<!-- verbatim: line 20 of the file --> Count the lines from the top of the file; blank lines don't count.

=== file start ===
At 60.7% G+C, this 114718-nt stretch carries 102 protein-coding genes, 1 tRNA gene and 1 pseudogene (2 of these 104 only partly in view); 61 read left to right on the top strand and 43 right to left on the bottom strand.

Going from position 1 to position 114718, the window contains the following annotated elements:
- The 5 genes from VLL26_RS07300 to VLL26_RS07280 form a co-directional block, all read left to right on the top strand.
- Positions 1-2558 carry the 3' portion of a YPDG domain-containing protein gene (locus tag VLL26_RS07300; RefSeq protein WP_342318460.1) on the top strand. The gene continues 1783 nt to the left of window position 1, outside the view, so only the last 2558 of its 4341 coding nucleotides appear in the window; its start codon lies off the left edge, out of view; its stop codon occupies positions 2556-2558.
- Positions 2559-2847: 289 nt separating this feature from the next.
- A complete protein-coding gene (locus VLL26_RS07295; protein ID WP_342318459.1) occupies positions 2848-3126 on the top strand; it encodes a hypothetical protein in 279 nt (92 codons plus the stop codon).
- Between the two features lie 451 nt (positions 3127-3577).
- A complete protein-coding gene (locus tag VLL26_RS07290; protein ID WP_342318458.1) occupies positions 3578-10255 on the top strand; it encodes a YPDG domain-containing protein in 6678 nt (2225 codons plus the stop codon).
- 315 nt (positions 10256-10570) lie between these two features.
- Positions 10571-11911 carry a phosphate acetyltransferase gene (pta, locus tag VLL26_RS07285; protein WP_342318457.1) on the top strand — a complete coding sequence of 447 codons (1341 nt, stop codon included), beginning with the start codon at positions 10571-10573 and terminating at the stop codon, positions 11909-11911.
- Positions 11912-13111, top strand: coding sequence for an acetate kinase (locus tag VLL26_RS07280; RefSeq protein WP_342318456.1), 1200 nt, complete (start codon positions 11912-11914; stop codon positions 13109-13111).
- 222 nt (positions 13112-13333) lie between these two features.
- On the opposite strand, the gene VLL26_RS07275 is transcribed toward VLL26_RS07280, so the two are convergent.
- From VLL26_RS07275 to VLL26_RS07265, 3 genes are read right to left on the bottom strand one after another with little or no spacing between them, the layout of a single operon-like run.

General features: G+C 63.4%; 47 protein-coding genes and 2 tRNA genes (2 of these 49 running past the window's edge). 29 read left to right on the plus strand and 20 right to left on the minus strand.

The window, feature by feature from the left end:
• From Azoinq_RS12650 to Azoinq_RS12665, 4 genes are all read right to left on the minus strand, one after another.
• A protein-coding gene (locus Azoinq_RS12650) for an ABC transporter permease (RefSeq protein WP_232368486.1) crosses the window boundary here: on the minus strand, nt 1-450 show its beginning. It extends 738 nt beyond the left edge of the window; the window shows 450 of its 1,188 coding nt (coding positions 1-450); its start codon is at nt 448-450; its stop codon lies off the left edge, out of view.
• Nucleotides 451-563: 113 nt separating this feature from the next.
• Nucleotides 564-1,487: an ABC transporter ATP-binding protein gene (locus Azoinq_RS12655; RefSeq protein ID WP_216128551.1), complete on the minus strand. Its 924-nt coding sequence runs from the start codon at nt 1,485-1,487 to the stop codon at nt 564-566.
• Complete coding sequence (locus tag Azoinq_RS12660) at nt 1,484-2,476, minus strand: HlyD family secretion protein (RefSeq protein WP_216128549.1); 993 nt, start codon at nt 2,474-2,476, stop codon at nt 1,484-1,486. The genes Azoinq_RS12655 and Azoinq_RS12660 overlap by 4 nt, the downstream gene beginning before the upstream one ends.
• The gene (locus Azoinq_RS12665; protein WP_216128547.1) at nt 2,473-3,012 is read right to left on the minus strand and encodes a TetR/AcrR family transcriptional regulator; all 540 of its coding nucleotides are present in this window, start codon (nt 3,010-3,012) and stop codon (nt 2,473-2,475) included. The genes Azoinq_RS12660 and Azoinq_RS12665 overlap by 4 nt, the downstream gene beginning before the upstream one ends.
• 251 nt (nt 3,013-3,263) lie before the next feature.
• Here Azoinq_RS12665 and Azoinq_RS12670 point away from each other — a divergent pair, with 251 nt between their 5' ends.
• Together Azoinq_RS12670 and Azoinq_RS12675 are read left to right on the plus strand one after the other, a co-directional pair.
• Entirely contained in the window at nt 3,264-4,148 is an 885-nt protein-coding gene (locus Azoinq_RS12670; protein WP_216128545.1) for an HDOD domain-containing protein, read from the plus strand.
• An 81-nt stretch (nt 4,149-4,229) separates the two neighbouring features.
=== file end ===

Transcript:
• Nucleotides 564-1,487: an ABC transporter ATP-binding protein gene (locus Azoinq_RS12655; RefSeq protein ID WP_216128551.1), complete on the minus strand. Its 924-nt coding sequence runs from the start codon at nt 1,485-1,487 to the stop codon at nt 564-566.